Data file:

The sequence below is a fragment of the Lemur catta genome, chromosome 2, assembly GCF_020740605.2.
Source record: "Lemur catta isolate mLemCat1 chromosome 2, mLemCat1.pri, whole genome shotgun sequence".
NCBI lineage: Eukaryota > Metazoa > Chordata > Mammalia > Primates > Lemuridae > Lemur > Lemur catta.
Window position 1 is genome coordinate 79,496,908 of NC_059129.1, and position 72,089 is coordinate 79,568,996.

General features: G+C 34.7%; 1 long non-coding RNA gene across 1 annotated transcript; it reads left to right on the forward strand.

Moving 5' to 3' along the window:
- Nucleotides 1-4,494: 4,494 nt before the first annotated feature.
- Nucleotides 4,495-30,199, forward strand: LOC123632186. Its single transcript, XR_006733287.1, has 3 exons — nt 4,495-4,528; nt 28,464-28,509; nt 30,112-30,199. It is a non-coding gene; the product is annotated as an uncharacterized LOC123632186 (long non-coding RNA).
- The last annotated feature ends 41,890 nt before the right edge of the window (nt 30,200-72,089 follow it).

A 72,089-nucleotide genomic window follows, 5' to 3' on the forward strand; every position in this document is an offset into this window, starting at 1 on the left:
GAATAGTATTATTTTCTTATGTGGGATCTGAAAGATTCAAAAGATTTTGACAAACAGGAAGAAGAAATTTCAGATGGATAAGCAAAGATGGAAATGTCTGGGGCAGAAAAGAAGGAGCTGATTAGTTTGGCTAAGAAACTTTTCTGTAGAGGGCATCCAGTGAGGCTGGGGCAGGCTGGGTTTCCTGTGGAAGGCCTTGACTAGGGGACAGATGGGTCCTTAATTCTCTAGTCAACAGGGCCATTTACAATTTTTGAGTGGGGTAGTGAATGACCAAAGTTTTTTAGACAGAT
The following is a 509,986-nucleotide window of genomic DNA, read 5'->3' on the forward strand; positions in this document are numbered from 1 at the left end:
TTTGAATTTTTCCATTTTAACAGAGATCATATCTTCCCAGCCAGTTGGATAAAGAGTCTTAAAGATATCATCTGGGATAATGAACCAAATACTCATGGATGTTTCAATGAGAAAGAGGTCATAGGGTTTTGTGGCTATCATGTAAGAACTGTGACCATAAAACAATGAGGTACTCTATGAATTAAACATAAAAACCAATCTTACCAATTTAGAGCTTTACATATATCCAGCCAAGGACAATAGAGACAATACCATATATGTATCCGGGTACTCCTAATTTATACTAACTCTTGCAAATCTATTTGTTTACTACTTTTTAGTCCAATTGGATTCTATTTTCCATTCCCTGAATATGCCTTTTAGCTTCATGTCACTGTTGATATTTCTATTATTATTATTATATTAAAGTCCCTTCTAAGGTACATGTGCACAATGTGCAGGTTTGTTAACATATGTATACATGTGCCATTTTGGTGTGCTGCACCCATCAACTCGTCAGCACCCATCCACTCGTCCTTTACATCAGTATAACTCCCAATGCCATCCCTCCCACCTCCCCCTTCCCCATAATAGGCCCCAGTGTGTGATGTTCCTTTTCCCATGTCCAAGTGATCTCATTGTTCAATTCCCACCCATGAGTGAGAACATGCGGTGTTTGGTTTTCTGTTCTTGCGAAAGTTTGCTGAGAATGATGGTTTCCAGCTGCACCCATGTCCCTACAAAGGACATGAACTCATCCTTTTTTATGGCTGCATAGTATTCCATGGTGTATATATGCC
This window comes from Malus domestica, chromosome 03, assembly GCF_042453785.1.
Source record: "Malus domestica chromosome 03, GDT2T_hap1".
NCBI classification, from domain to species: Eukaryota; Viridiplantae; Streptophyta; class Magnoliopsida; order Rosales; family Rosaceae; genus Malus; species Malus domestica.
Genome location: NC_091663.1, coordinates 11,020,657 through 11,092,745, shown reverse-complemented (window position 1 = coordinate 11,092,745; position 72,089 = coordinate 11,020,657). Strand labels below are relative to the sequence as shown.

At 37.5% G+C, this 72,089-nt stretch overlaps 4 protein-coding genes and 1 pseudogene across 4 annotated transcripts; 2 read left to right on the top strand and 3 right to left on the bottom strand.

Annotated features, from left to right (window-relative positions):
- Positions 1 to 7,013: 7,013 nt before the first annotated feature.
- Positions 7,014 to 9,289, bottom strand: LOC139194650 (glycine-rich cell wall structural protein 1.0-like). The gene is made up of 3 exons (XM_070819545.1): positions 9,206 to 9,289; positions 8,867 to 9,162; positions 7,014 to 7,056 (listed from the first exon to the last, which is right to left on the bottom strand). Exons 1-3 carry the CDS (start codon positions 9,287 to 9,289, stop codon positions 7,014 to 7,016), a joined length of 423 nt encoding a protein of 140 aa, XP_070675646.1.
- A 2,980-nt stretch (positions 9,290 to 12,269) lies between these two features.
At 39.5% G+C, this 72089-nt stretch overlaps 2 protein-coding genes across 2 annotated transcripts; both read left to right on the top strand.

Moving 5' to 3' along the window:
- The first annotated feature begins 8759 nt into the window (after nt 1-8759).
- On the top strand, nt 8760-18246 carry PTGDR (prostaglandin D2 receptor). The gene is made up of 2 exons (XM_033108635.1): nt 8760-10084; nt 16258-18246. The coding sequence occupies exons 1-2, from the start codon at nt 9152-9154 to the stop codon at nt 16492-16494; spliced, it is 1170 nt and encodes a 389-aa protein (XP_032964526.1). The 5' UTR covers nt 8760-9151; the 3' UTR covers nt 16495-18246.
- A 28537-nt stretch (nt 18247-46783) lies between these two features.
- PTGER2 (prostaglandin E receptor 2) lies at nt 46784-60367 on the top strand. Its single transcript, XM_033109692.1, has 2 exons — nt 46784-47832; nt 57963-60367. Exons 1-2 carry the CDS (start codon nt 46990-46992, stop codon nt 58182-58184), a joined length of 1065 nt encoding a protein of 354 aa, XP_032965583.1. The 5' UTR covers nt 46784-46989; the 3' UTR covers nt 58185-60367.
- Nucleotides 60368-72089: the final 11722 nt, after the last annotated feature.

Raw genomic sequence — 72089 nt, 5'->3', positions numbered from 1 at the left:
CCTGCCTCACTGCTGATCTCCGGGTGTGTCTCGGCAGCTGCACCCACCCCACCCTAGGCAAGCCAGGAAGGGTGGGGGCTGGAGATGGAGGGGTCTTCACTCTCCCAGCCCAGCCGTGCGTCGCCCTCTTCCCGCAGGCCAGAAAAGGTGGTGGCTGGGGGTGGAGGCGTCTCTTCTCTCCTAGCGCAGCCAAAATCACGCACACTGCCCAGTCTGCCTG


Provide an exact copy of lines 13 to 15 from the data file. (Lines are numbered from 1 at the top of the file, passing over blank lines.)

TTTGAATTTTTCCATTTTAACAGAGATCATATCTTCCCAGCCAGTTGGATAAAGAGTCTTAAAGATATCATCTGGGATAATGAACCAAATACTCATGGATGTTTCAATGAGAAAGAGGTCATAGGGTTTTGTGGCTATCATGTAAGAACTGTGACCATAAAACAATGAGGTACTCTATGAATTAAACATAAAAACCAATCTTACCAATTTAGAGCTTTACATATATCCAGCCAAGGACAATAGAGACAATACCATATATGTATCCGGGTACTCCTAATTTATACTAACTCTTGCAAATCTATTTGTTTACTACTTTTTAGTCCAATTGGATTCTATTTTCCATTCCCTGAATATGCCTTTTAGCTTCATGTCACTGTTGATATTTCTATTATTATTATTATATTAAAGTCCCTTCTAAGGTACATGTGCACAATGTGCAGGTTTGTTAACATATGTATACATGTGCCATTTTGGTGTGCTGCACCCATCAACTCGTCAGCACCCATCCACTCGTCCTTTACATCAGTATAACTCCCAATGCCATCCCTCCCACCTCCCCCTTCCCCATAATAGGCCCCAGTGTGTGATGTTCCTTTTCCCATGTCCAAGTGATCTCATTGTTCAATTCCCACCCATGAGTGAGAACATGCGGTGTTTGGTTTTCTGTTCTTGCGAAAGTTTGCTGAGAATGATGGTTTCCAGCTGCACCCATGTCCCTACAAAGGACATGAACTCATCCTTTTTTATGGCTGCATAGTATTCCATGGTGTATATATGCC
This window comes from Malus domestica, chromosome 03, assembly GCF_042453785.1.
Source record: "Malus domestica chromosome 03, GDT2T_hap1".